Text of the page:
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Tomasz Wegrzanowski
Tomasz Wegrzanowski

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100 Languages Speedrun: Episode 35: Groovy

JVM is a very powerful platform, but Java language is miserable. A bunch of alternatives emerged, Kotlin, Clojure, Scala, Groovy, and JRuby being the most popular ones.

If current trends continue, then in the next few years Kotlin might displace Java as the main JVM language.

But for this episode let's check a less popular contender, Groovy.

Hello, World!

// Hello world in Groovy
println("Hello, world!")
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Guess what it does?

$ groovy hello.groovy
Hello, world!
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Notice lack of nasty semicolons, and other boilerplate. Normal Java-style comments with // and /* ... */ are supported.

FizzBuzz

1.upto(100) {
  if (it % 15 == 0) {
    println("FizzBuzz")
  } else if (it % 5 == 0) {
    println("Buzz")
  } else if (it % 3 == 0) {
    println("Fizz")
  } else {
    println(it)
  }
}
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There's a bit of Ruby-inspired syntax with 1.upto(100) { ... }. There's a lot of other ways to loop, even Java-style for loops.

it is a default list iteration variable, which is a nice shortcut more languages could use.

Fibonacci

def fib(n) {
  if (n <= 2) {
    1
  } else {
    fib(n - 1) + fib(n - 2)
  }
}

for (i in 1..30) {
  println("fib(${i}) = ${fib(i)}")
}
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There's no need to declare types if you don't want to, and there's no need for extra return.

We have string interpolation with "${}". Can you imagine string interpolation used to be highly controversial? Even Python was resisting hard, and only finally saw the light in Python 3.6 in December 2016!

This example uses different style of looping. Ranges do the correct thing and 1..30 means 1 to 30 (not 1 to 29 as in some other languages).

Unicode

Just as all other JVM languages (except notably JRuby), Groovy can't do Unicode correctly:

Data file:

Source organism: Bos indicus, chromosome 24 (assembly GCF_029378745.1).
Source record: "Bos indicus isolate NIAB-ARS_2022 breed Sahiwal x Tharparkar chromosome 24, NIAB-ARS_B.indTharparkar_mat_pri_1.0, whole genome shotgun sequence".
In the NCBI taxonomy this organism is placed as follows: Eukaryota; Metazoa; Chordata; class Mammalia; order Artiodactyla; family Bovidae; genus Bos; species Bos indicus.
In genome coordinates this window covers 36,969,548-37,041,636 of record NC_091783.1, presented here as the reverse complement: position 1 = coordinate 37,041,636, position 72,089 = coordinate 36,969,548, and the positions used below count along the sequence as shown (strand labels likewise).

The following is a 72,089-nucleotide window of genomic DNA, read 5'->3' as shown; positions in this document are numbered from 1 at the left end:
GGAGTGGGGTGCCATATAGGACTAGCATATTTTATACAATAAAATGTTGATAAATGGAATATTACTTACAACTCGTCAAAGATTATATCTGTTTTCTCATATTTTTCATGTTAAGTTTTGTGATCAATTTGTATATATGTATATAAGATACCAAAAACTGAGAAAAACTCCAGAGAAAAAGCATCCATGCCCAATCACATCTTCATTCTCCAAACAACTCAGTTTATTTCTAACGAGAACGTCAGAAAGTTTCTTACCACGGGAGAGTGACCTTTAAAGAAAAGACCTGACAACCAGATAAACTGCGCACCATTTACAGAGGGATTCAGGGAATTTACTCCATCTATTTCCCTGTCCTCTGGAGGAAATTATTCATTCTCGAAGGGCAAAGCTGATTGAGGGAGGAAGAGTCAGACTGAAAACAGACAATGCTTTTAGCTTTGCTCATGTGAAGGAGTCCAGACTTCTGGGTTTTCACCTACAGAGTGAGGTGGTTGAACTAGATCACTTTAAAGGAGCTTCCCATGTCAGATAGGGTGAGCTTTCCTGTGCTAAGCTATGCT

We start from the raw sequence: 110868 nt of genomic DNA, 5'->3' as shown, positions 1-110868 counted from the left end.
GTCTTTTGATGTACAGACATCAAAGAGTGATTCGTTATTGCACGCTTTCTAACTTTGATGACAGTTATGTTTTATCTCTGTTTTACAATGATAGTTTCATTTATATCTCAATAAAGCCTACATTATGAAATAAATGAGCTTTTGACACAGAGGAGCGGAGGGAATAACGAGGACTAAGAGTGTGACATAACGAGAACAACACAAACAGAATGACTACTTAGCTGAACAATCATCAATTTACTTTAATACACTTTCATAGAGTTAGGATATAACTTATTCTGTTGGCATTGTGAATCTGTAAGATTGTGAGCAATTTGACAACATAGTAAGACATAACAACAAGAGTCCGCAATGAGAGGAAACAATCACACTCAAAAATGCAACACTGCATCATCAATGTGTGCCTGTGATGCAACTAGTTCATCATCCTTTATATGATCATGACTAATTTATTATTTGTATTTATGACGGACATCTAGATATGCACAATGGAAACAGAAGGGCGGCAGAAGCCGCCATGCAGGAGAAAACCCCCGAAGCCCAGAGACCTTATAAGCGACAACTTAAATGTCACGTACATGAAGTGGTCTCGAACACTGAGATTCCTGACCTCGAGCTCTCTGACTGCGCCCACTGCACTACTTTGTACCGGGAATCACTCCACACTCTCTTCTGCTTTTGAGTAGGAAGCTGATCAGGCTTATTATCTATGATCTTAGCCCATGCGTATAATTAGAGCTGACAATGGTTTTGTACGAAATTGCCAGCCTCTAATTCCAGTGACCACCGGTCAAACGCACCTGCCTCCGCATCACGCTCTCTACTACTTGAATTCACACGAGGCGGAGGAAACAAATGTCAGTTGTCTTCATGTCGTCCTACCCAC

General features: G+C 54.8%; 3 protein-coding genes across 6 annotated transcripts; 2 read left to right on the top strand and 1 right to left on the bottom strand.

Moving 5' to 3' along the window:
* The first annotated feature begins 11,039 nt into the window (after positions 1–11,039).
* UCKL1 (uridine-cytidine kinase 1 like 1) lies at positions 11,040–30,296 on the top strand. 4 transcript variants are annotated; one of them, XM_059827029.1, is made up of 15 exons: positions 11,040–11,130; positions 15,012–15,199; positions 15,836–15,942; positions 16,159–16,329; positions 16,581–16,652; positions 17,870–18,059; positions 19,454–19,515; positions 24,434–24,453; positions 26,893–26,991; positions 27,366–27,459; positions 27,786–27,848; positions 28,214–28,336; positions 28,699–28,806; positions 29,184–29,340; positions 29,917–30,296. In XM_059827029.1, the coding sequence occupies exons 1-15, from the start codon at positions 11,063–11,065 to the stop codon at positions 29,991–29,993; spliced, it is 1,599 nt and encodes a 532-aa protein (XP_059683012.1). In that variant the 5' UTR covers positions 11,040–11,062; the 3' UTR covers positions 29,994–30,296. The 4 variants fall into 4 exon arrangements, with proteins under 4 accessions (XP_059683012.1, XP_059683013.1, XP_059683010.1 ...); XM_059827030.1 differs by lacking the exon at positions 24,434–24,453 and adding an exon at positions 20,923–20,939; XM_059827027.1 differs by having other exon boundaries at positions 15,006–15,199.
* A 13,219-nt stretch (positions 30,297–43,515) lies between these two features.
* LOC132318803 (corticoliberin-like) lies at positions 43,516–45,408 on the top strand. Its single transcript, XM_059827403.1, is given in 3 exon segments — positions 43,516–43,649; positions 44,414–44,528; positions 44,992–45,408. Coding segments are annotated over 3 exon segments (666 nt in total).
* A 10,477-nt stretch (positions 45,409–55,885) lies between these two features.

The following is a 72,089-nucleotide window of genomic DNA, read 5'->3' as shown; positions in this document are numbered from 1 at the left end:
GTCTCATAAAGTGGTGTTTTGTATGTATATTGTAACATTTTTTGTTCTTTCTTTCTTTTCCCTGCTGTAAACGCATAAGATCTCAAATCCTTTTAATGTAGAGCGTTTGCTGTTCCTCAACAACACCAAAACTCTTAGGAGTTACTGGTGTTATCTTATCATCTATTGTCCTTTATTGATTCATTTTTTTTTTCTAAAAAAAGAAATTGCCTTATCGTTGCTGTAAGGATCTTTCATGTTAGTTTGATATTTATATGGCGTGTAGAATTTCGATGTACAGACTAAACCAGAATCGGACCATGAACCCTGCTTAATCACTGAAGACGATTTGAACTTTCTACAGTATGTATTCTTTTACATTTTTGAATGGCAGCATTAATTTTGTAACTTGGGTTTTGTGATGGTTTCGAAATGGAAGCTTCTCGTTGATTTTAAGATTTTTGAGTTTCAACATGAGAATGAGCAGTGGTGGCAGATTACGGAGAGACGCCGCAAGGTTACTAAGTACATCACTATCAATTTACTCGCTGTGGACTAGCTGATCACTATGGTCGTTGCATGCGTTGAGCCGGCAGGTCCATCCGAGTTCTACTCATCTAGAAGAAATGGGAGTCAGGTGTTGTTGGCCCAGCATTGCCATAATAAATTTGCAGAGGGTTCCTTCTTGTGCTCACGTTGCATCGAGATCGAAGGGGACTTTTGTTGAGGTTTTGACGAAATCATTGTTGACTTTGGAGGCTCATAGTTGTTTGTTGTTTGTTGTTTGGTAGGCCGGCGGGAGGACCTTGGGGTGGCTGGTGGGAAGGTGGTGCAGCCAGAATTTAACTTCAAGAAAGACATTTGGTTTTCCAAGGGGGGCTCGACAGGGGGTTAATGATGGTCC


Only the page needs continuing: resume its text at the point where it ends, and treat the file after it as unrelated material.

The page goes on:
println("Hello".length())
println("Źółw".length())
println("💩".length())
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It outputs completely wrong results:

$ groovy unicode.groovy
5
4
2
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JRuby pays high performance price for being correct in such cases.

Data Classes

Let's define a very simple data class Point to represent a point in 2D space. We want the class to have nice constructor, and to understand == and .toString(), but we really don't want to write all that boilerplate.

import groovy.transform.ToString
import groovy.transform.EqualsAndHashCode

@EqualsAndHashCode
@ToString(includeNames=true)
class Point {
  Double x
  Double y

  def length() {
    Math.sqrt(x * x + y * y)
  }
}

a = [1, 2, 3]
b = [1, 2, 3]
c = new Point(x: 30.0, y: 40.0)
d = new Point(x: 30.0, y: 40.0)

println(a == b)
println(c == d)
println(null == d)
println("len of ${c} is ${c.length()}")
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Which outputs:

$ groovy equality.groovy
true
true
false
len of Point(x:30.0, y:40.0) is 50.0
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This is definitely more verbose than Kotlin's data class, but still saves us on boilerplate.

Let's go over it:

  • @EqualsAndHashCode - it defines == and .hashCode() methods, so we can check if two points are equal
  • @ToString(includeNames=true) - it defines .toString() method, so we can print the point - annotations accept various arguments to customize their behavior, in this case we use includeNames=true
  • import groovy.transform.ToString etc. - it's always annoying to import what feels like it should be just part of the language
  • Double x and Double y - static typing is optional, we can say def x and def y instead to have dynamic typing
  • new Point(x: 30.0, y: 40.0) - constructor with keyword arguments was automatically provided by Groovy
  • null == d - it does not crash like in Java, just returns false

Operator Overloading

In one of oh so many terrible decisions Java made was banning operator overloading, so any code that uses any library-defined containers or mathematical objects looks completely unreadable. It's like creators of Java did everything they could to make programmer life maximally miserable on purpose.

Anyway, in Groovy it all works fine. Every operator corresponds to some special name, like plus method is called when you do +:

import groovy.transform.*

@EqualsAndHashCode
@ToString
class Point {
  Double x
  Double y

  def length() {